Over the past 24 hours the media has reported that an A.I. robot named “Pluribus” has managed to beat multiple players at Poker. The research was jointly undertaken by Facebook and the Carnegie Mellon University in Pittsburgh, Pennsylvania. Pluribus has been built on the technique originally used to create Libratus, a poker playing A.I. that beat four human poker professionals over the course of 120,000 hands in January 2017. However, the Libratus experiment involved mainly one on one competition and not the typical six player tournament version of the game. Pluribus managed to beat a full range of six players, including the world’s best.
The creators of Pluribus have lauded and stressed its simplicity, in some ways they’ve stripped it down further than the original Libratus, the A.I. doesn’t require massive processing power in fact the programme can be run from a laptop. Libratus used circa 15 million core hours on a supercomputer to train. Whereas, Pluribus required just 128,400 core hours on a machine with only 512 gigabytes of working memory, the capacity a top-end gaming laptop might have. It would cost less than $150 to train Pluribus and the algorithm is so lightweight it can operate on a conventional 128 GB laptop costing $200. Despite the fanfare it’s difficult to rank the achievement above world champion Gary Kasparov being beaten at chess by IBM’s DeepBlue in 1997. Or when DeepMind beat the best Go player in the world, Lee Sedol, in 2016, as theoretically there are more moves in Go than atoms in the universe.
It transpires that Poker is a lot closer to most real world decision making than either Go or chess, it’s not a zero-sum game whereby the Nash Equilibrium is effective. In two-sided games it’s possible to compute a strategy known as a “Nash equilibrium”, that would result in the A.I. player (at worse) breaking even. This two sided game theory could be applied to FX trading, whereby you tend to either win or lose versus the market.
Pluribus wore the ultimate Poker face
The fascinating aspect of Pluribus which echoes the information FX traders might use, is that the programme typically plans three to four moves (or hands) ahead. It doesn’t necessarily rely on lagging information, instead it reads and attempts to predict what players might do next based on the various available combinations and what cards and hands have recently been shown. This is similar as to how leading FX traders might read currency price-action in an attempt to predict where price may be headed, as opposed to relying on lagging technical indicators.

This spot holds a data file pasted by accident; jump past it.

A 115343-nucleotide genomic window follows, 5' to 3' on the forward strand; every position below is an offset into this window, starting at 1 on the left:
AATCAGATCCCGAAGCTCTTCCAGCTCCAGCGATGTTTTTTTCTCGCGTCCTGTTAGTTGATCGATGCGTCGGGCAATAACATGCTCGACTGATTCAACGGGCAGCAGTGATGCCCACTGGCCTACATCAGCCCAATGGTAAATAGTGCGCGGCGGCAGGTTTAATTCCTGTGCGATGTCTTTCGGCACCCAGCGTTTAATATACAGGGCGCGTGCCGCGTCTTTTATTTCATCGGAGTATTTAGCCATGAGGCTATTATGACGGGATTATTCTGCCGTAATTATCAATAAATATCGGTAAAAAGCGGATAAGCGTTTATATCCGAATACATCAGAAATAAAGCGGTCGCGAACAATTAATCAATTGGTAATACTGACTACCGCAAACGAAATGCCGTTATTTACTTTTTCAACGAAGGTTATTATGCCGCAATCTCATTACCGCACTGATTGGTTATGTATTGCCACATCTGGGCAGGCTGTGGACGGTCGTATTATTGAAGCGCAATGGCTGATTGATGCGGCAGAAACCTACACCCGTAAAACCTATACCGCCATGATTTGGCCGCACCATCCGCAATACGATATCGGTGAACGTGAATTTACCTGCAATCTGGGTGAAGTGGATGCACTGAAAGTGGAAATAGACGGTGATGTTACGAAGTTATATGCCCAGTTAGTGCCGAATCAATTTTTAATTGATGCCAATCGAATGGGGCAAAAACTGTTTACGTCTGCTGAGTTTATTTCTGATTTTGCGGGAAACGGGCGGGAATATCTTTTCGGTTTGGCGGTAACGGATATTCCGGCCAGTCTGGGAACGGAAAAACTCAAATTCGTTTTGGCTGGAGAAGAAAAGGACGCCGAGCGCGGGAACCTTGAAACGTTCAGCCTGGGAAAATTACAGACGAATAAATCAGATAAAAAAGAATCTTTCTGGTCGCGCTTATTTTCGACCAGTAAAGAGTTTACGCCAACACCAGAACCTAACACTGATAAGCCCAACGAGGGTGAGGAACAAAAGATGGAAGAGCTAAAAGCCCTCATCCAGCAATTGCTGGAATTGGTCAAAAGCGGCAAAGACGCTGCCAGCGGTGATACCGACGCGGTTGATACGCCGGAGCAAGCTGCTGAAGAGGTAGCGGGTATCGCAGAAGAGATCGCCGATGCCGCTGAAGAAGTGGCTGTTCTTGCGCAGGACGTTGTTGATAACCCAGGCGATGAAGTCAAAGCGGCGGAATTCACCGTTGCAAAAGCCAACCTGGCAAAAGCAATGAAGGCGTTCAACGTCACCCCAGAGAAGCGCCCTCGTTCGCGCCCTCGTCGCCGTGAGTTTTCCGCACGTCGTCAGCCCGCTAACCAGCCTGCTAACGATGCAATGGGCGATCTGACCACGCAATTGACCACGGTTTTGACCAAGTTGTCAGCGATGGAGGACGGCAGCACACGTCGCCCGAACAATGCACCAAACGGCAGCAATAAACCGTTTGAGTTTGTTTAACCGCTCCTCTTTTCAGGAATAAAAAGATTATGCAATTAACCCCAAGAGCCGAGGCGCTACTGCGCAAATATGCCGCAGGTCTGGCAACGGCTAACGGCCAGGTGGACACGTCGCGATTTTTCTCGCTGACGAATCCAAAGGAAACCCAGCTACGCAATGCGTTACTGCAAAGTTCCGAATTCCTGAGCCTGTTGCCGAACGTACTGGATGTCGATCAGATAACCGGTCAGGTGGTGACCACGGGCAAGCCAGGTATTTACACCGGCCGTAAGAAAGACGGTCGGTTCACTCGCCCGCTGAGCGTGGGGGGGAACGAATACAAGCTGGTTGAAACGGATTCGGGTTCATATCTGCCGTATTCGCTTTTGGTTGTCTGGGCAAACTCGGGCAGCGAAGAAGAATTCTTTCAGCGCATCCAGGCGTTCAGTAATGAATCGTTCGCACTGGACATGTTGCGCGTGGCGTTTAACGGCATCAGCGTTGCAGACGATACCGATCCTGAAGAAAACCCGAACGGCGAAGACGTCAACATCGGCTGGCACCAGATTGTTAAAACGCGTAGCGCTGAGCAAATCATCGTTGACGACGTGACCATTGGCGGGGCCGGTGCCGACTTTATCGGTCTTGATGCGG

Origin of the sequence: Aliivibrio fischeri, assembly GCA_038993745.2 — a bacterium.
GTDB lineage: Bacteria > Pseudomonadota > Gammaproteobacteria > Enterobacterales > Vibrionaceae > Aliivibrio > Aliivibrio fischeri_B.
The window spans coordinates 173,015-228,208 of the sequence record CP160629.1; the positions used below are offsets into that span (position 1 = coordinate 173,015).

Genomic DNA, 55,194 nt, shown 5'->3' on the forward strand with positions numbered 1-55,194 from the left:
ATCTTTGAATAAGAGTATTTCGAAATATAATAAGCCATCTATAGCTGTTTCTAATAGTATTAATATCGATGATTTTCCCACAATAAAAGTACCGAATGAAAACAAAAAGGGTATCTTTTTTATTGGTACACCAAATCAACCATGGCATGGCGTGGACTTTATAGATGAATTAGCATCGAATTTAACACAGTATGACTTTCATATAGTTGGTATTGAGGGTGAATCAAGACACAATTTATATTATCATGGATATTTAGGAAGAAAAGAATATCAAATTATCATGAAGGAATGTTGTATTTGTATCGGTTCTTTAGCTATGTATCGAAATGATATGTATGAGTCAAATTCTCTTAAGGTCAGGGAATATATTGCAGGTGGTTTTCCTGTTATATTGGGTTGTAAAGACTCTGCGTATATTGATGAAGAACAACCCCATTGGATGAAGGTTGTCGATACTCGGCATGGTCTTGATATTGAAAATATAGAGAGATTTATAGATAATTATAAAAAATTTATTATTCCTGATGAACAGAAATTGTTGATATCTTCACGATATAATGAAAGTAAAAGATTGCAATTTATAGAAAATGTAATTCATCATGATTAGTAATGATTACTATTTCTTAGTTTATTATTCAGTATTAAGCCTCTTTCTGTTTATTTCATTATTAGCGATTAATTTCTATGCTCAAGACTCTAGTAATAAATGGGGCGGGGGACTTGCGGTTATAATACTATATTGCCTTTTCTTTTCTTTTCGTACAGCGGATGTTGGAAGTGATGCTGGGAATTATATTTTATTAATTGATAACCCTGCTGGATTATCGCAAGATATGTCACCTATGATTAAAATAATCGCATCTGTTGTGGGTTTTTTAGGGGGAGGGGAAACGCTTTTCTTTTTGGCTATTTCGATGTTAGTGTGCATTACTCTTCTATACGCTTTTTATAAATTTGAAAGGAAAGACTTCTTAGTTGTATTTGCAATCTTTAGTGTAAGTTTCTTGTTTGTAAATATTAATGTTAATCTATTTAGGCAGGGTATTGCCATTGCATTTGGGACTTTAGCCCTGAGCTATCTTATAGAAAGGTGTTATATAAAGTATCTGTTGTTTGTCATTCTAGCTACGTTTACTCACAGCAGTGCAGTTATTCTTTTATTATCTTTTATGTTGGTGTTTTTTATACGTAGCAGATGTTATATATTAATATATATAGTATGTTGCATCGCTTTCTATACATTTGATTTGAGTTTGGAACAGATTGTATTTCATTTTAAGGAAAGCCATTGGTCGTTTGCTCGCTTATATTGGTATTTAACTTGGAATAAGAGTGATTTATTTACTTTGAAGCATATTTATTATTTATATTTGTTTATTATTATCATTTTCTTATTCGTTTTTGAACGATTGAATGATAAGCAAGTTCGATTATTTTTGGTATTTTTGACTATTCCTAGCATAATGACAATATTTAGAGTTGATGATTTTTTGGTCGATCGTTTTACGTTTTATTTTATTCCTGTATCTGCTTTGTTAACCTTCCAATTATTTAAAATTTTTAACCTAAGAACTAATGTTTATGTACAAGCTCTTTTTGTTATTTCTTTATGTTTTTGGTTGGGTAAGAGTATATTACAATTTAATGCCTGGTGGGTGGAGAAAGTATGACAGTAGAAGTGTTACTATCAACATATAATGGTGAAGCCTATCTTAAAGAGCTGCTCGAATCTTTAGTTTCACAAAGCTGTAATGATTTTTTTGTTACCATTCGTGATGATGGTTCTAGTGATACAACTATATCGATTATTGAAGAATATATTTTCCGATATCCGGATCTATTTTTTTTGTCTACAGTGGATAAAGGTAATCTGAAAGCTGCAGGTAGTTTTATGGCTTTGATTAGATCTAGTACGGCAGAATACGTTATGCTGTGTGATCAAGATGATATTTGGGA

The programme also stuck to the probabilities and risk elements of the game rather than concentrating on bluffing, it wore the ultimate, emotionless, poker face. The robot also played a more balanced game than human players, varying whether to bluff or fold with a bad hand and whether to bet aggressively or conservatively when holding a good hand. This process made it extremely difficult for opponents to gain much information about Pluribus’ hand from its previous betting strategy. Without emotional interference it simply re-set and recalibrated itself every time for each new hand, whilst carrying over no negative or positive bias.
The leading Poker players also revealed that they’re now considering adapting their strategies based on the outcomes of Pluribus. One player stated the lack of emotion made the robot incredibly tricky to play against, because they couldn’t read its behaviour. The computer didn’t understand the concept of risk in terms of the human emotional influences and responses, it computes risk only on on the basis of pure mathematics and probability. If this rationale was applied to FX trading then it wouldn’t bet higher whilst indulging in revenge trading, when trying to win back losses in a session. It would simply stick to its programme and attempt to patiently rebuild its bank.
Similar to creating an FX expert-advisor to use on MetaTrader MT4, the primary features of Pluribus involve it being unemotional. Although it might bluff when and where it believes it has an edge, the programme simply and continually calculates all the odds and probabilities whilst ensuring risk is maintained to a reasonable level.
Apparently the robot never goes “on full tilt” or goes “all in”. Instead, it plays a marathon game of attrition requiring superhuman attention spans. Naturally, tiredness and lack of concentration were never issues during the real time games for Pluribus, when even the world’s best players would require a break. Carefully, methodically and remorselessly the robot simply ground out results and ground down its opponents, time after time, with complete focus and singular dedication.
To recap it’s worth reenforcing the features, benefits and similarities between this Poker beating A.I. and how retail FX traders might want to consider how they engage with the markets and approach FX trading. Similar to the Pluribus you might want to consider never letting your emotions cloud your judgement; never revenge trade, never over-trade never go all in, be prepared to sit out some hands (market behaviour). Consider and constantly recalibrate the: odds, probability and risk of every trade. And overall, if you haven’t already considered it, begin to use your MetaTrader MT4 platform to its full capacity to create an expert-advisor, your own A.I. robot-algorithm to trade on your behalf. Just like Pluribus your EA can trade on a $200 laptop and will always maintain its Poker face.